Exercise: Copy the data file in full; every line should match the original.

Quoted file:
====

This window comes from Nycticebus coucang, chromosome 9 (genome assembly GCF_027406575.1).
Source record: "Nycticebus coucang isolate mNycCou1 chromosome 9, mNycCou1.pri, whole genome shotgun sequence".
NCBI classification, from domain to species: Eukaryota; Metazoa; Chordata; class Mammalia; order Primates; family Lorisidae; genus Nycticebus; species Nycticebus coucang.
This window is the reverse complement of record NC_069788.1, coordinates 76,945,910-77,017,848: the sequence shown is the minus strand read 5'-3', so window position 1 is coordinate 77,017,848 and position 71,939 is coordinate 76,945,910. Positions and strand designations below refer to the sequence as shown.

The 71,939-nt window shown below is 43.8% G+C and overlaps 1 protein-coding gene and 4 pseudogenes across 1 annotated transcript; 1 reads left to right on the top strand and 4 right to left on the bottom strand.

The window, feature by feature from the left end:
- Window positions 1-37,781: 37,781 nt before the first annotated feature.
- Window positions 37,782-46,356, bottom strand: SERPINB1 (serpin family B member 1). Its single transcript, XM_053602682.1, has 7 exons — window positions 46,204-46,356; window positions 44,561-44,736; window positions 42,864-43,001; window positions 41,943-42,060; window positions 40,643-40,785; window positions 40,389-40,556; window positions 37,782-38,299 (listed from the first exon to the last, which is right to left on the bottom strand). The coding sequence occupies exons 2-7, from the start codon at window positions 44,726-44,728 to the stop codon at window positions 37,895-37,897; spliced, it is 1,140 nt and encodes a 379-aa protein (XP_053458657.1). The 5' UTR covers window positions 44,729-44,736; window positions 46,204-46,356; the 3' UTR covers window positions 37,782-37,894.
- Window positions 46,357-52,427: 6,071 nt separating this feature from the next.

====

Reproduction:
This window comes from Nycticebus coucang, chromosome 9 (genome assembly GCF_027406575.1).
Source record: "Nycticebus coucang isolate mNycCou1 chromosome 9, mNycCou1.pri, whole genome shotgun sequence".
NCBI classification, from domain to species: Eukaryota; Metazoa; Chordata; class Mammalia; order Primates; family Lorisidae; genus Nycticebus; species Nycticebus coucang.
This window is the reverse complement of record NC_069788.1, coordinates 76,945,910-77,017,848: the sequence shown is the minus strand read 5'-3', so window position 1 is coordinate 77,017,848 and position 71,939 is coordinate 76,945,910. Positions and strand designations below refer to the sequence as shown.

The 71,939-nt window shown below is 43.8% G+C and overlaps 1 protein-coding gene and 4 pseudogenes across 1 annotated transcript; 1 reads left to right on the top strand and 4 right to left on the bottom strand.

The window, feature by feature from the left end:
- Window positions 1-37,781: 37,781 nt before the first annotated feature.
- Window positions 37,782-46,356, bottom strand: SERPINB1 (serpin family B member 1). Its single transcript, XM_053602682.1, has 7 exons — window positions 46,204-46,356; window positions 44,561-44,736; window positions 42,864-43,001; window positions 41,943-42,060; window positions 40,643-40,785; window positions 40,389-40,556; window positions 37,782-38,299 (listed from the first exon to the last, which is right to left on the bottom strand). The coding sequence occupies exons 2-7, from the start codon at window positions 44,726-44,728 to the stop codon at window positions 37,895-37,897; spliced, it is 1,140 nt and encodes a 379-aa protein (XP_053458657.1). The 5' UTR covers window positions 44,729-44,736; window positions 46,204-46,356; the 3' UTR covers window positions 37,782-37,894.
- Window positions 46,357-52,427: 6,071 nt separating this feature from the next.